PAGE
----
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Music Review

Underwood's star shines bright

By Marc Hirsh
Globe Correspondent / October 16, 2008
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When Carrie Underwood won "American Idol" a mere three years ago, she was a blandly pretty singer with a blandly pretty voice and a stage presence so robotic than some Internet wags snarked that there must have been a flaw in her emotion chip. She's gotten an upgrade. After last night's sold-out show at Agganis Arena, even her detractors might be hard-pressed to deny that Underwood is a star.

The music might have been arena country, but there was little doubt that the singer knew how to work an arena. She came out guns a-blazing with the spirited "Flat on the Floor," and she remained keenly engaged through the entire show. With its churning verses and soaring chorus, "Some Hearts" came across as almost as much a first-pumper as her encore cover of "Paradise City," which her band played straight as she pitched her own siren wail against our ingrained memories of Axl Rose and came out just barely behind.

Underwood also managed to demonstrate the personality that she apparently spent an entire television season suppressing. Her introduction to the life-on-the-road lament "Don't Forget To Remember Me" was an endearing ramble, and she sheepishly apologized to the men in the audience who'd been dragged along by their wives and girlfriends. And when she found out that 5-year-old Sarah, brought onstage to sing "All-American Girl," didn't know the words, Underwood didn't miss a beat in replying, "I don't either, I just make stuff up."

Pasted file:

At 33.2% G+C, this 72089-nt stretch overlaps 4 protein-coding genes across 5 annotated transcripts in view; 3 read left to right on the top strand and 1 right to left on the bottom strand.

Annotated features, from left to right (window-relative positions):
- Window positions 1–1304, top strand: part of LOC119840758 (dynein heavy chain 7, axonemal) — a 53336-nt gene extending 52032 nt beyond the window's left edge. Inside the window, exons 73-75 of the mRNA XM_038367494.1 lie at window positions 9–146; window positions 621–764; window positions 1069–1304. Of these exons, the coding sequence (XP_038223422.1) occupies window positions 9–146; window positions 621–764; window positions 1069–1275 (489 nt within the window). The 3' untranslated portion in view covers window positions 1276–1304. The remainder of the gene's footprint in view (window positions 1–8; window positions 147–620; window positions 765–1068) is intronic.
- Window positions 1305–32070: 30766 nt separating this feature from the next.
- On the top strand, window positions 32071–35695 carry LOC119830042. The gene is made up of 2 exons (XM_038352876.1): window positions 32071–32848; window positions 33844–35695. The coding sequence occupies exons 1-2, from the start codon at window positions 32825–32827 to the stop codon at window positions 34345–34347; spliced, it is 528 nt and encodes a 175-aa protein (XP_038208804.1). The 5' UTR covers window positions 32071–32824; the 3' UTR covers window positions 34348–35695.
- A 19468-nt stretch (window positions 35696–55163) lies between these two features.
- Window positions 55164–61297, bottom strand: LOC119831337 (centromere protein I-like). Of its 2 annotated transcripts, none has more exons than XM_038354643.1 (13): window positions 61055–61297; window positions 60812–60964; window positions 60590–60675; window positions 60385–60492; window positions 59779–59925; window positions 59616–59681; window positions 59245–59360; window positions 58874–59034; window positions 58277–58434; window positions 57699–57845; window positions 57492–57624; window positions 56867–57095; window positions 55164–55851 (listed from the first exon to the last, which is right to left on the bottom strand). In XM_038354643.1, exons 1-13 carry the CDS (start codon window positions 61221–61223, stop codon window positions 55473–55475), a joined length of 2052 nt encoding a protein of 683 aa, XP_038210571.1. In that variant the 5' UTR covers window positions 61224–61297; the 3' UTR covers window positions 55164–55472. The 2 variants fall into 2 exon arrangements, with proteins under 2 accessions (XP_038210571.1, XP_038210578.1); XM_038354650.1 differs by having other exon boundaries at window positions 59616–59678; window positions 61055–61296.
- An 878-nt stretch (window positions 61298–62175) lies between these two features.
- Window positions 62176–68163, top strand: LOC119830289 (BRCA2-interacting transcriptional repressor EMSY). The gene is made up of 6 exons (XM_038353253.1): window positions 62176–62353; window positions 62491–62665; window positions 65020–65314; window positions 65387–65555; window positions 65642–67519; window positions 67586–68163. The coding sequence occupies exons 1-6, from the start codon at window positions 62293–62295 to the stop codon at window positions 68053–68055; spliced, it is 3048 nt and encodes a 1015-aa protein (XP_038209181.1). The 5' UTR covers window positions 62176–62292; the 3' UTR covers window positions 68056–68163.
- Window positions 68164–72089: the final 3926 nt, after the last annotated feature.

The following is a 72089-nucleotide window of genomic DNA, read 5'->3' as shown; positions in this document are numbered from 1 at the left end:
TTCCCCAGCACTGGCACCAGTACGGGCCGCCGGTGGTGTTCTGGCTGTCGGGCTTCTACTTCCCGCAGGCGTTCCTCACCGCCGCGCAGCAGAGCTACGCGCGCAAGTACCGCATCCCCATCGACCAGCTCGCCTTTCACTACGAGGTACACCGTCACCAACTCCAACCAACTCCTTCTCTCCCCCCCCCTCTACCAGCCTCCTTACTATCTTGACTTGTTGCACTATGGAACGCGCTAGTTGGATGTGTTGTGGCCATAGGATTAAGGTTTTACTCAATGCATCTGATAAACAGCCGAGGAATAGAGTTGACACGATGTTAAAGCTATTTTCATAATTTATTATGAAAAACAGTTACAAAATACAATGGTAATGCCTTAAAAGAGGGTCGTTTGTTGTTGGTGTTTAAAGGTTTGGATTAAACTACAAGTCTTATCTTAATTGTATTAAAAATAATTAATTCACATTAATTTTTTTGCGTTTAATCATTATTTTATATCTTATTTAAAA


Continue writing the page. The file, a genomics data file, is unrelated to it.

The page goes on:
She injected that freewheeling but honed energy into her material. "Crazy Dreams," "The More Boys I Meet" and others were like Faith Hill with a better voice and a bit more light and fire in her eyes, and she was all spitfire sass on "Last Name" and "Before He Cheats."

Best of all was "I Know You Won't," a superior broken-heart ballad that was less country than it was a more clear-eyed and less self-pitying cousin of "All By Myself." It was given color by the same sharp edge that gives Underwood's voice its twang, and it almost came as no surprise when she actually rose above the stage on a satin box as the song reached its climax. Preceded by two lines (but only two lines) of her wan "Idol" coronation ballad "Inside Your Heaven," it was a stark reminder of just how far Underwood has come.

Little Big Town effectively warmed up the crowd for Underwood despite never quite hitting the brass ring itself. The galvanizing harmonies were full because they were overpowering, not because the voices were especially well-balanced, and singers Karen Fairchild and Kimberly Roads Schlapman were Nashville glam, but their stage presence didn't have much spark.

Carrie Underwood

With Little Big Town

At: Agganis Arena, Wednesday

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